The links below correspond with the following topics:

  1. Reeb's Store; Bufler's Grocery; Stevens' Grocery; Francis' Filling Station; Wykoff's Grocery; Dees' Grocery; Glardon's Grocery; Don's Carry-Out; and Eric's Pizza
  2. The Hitching Post
  3. McVicker's Garage
  4. Shuck's General Store; Dick Martin's Pallet Cleaning Co.; and a 1992 newspaper article about Darrtown businesses
  5. Darrtown Telephone Company; Bufler's Jewelry; Teckman's Trucking; Cartwright-Uhl Trucking; and the Fisherman's Press
  6. The Milford House and the Darr Gas and Oil Company

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The Milford House

 

Background:

 

Until mid-November 2012, the management of this website had not discovered or received any information regarding a "Milford House" in Darrtown, Ohio. Then, on November 18, 2012, Mr. Kim Johnson sent an email message that included a black and white image (see below) that displays a group of people gathered around a framed structure.

By enlarging the image, the sign that stands in front of this structure reveals that its name was the "Milford House."

 

Perhaps the name of this establishment was taken from Milford Township, which is home to Darrtown.

 

The name "C. B. Flenner" appears along the bottom edge of the sign; presumably this was the name of the proprietor.

 

Several persons who are familiar with Darrtown structures recognized the Milford House (in the black and white photograph) as the residence that stands on the east side of Main Street, just south of the Milford Township Fire House. That building has distinctive windows and eaves that make it easy to match with the old photograph.

 

The following image of the existing structure, located at 4294 Hamilton Richmond Road, was taken in January 2013.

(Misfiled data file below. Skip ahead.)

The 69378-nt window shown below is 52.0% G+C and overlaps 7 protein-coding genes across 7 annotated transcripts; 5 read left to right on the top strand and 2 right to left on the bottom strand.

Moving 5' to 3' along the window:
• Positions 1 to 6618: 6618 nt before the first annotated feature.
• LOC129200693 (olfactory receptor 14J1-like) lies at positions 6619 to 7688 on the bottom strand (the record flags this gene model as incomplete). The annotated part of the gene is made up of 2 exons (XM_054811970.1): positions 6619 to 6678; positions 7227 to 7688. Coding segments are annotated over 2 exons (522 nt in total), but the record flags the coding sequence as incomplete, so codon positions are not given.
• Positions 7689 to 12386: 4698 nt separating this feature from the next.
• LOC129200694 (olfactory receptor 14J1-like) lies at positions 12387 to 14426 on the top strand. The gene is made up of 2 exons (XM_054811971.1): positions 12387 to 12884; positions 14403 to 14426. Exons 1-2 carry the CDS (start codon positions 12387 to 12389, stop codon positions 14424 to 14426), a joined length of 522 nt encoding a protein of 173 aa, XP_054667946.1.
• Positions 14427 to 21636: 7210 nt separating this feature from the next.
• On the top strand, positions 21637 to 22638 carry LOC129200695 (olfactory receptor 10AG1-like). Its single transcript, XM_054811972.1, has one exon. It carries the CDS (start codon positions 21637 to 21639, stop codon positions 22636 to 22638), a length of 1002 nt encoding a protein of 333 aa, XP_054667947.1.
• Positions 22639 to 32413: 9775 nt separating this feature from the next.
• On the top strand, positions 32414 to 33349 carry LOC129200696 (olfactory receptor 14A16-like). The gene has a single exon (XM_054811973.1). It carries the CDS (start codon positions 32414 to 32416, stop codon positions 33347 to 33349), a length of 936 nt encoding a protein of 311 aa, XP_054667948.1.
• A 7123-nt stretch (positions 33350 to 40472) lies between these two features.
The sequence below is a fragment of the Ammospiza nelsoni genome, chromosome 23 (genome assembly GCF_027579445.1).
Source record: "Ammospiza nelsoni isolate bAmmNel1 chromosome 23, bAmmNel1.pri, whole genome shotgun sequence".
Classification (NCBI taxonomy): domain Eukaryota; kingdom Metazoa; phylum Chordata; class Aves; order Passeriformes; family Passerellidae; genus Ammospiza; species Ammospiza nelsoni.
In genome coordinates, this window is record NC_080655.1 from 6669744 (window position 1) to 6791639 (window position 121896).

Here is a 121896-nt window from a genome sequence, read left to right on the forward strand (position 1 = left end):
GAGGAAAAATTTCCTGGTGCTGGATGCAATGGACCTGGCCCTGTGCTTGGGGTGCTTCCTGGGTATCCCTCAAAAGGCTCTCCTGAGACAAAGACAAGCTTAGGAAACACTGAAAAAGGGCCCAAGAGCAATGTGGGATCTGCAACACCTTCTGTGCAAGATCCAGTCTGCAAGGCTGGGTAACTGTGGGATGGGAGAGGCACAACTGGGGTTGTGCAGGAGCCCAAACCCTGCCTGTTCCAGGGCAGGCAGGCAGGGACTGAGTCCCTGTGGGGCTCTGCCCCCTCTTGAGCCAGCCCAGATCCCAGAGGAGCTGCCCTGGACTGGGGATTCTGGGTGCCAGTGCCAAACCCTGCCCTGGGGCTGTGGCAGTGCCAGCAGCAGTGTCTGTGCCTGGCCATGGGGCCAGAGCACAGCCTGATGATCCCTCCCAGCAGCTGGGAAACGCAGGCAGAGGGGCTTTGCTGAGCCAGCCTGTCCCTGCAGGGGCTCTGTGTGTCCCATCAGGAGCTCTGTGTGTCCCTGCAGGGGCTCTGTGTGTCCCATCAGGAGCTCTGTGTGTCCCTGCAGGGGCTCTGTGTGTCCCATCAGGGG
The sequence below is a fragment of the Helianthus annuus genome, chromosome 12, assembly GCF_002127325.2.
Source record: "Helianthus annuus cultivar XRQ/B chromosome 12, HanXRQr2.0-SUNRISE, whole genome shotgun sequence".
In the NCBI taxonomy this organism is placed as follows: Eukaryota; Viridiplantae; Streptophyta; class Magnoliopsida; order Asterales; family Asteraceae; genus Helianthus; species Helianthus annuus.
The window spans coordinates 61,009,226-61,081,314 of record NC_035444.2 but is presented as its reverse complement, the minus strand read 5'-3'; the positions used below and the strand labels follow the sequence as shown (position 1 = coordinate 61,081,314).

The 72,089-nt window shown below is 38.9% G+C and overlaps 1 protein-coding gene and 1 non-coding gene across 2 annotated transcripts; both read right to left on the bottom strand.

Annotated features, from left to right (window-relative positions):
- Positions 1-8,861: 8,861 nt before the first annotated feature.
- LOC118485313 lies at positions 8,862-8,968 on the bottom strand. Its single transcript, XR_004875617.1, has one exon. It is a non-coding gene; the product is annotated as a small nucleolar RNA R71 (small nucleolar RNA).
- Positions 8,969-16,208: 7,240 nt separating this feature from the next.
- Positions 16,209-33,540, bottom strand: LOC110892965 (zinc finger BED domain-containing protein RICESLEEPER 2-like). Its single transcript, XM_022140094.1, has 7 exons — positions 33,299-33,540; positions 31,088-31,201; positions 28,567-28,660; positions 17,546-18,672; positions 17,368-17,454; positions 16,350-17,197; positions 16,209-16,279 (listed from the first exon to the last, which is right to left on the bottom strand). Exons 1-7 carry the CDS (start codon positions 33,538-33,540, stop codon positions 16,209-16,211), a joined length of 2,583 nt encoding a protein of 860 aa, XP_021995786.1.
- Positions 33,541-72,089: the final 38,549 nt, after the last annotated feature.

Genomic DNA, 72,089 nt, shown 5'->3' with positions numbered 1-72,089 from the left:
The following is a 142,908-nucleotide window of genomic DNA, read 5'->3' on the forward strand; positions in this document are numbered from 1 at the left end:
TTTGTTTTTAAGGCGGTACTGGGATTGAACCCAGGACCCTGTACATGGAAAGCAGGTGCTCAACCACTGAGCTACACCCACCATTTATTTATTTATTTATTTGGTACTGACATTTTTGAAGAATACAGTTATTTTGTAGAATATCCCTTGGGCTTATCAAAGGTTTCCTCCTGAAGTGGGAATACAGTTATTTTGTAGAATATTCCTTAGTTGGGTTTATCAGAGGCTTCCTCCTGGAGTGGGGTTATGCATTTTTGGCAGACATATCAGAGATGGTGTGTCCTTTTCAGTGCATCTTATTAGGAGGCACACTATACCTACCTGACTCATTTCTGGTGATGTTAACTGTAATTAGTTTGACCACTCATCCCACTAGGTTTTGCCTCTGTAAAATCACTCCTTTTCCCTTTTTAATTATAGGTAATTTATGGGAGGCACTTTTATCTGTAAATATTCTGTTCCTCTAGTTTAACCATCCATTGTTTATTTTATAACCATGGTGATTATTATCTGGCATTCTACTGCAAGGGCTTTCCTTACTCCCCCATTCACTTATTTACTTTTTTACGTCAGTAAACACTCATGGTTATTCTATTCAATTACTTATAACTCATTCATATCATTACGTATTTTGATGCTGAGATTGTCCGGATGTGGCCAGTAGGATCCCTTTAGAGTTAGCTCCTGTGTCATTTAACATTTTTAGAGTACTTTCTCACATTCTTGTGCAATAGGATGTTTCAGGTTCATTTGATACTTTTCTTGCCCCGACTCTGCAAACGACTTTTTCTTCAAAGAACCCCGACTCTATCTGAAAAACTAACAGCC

During a January 5, 2012 telephone conversation, Mr. and Mrs. George and Fay (Bufler) Thome confirmed that they lived at this location for 35 years (from 1951 to 1986).

 

Fay and George Thome described the following features of this property:

 

    > Windows that extended to the floor of the front rooms

    > Two doors at the corner of the northwest room of the house (these are visible in the black and white photograph - above).

    > One of the two doors was located the north wall and one was located in the west wall.

    > The north door has since been converted to a window.

    > A wood surface on the west wall of the northwest room; which is believed to have been the tavern's bar area.

    > Exterior stairs at the rear of the house, which allowed access/egress to and from the second floor.

    > The exterior stairs were presumed to be essential for a house that served as a boarding house.

 

Fay Thome also reported that, at one time - before the Thome family lived at this location - a Mrs. Witherby lived in the front part of the house. This Mrs. Witherby was the mother of Albert Witherby, who lived in Darrtown, at 3010 Scott Road, during the 1950s and 1960s.

Historical documents reveal the following tidbits about this historic structure:

 

"William Kirkpatrick kept a tavern in Darrtown in 1845 in the house now occupied by his son Samuel as a tavern and saloon." [Source: Butler County OHGenWeb Project page / Milford Township:pages 562-574]